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Grant Quertermous, CAHPT Curator & Director of Collections
In the nearly fifty years that Richard H. Jenrette collected American decorative arts, he and his partner, William L. Thompson, assembled an impressive collection to furnish and decorate their historic houses. Their goal was not just to fill those houses with beautiful objects but to fill them with artifacts that had a direct connection with their historic owners.
Early in his collecting career, Jenrette focused almost exclusively on American, rather than European, decorative arts. He sought pieces that were well suited in style and scale to his early nineteenth-century houses. He was motivated to find objects that were directly associated with those properties, including pieces of furniture known to have been in them, portraits of their owners, and even some of their personal effects.
It was natural, therefore, for Jenrette to assemble the largest private collection of Duncan Phyfe furniture, currently more than 300 objects, covering the cabinetmaker’s evolution from the early 19th century origins of the firm until its 1847 dissolution. Particularly important are a set of objects owned by Robert Donaldson at Edgewater. There are also more than fifty pieces of furniture commissioned from Duncan Phyfe & Son by John Laurence Manning for Millford.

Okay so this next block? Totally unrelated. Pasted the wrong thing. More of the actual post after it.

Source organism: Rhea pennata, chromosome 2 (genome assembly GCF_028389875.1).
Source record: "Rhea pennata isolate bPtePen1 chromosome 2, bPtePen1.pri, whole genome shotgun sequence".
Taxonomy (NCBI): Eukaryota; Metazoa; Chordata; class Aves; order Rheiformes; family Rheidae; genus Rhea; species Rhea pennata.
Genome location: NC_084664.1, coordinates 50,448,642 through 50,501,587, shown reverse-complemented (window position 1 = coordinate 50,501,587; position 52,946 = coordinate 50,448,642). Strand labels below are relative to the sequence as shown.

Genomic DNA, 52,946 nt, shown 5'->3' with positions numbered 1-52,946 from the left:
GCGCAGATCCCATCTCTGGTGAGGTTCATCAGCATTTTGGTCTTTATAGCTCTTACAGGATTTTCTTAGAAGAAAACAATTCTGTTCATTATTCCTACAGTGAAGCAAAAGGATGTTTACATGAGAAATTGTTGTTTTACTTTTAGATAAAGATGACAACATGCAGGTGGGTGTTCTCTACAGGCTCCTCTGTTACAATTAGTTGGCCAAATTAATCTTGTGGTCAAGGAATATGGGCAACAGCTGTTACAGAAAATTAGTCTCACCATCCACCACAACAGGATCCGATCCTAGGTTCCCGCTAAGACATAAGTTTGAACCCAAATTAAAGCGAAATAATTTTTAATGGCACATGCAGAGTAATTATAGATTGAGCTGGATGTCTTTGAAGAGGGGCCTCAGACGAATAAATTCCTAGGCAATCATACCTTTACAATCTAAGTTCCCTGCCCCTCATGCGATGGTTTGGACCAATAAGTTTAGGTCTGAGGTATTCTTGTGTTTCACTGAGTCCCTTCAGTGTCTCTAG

The fine art collection was assembled with equal care. It includes portraits by American artists such as Charles Willson Peale, Charles Peale Polk, Gilbert Stuart, and John Vanderlyn. At Ayr Mount, a ca. 1815 portrait of William Kirkland is in the dining room, where, according to family tradition, it has hung since the house was built. Charles Leslie’s portrait of Robert Donaldson is at Edgewater, while a series of Manning family portraits by James DeVeaux remain at Millford.
Mr. Jenrette’s eye as a collector was always accompanied by his integrity as a historian—his conviction that Manning objects belonged at Millford and Donaldson portraits at Edgewater. As a consequence, our collection provides a wonderful opportunity to study an array of exceptional objects in their historic context, as they were originally used and experienced, instead of up on pedestals, encased in glass.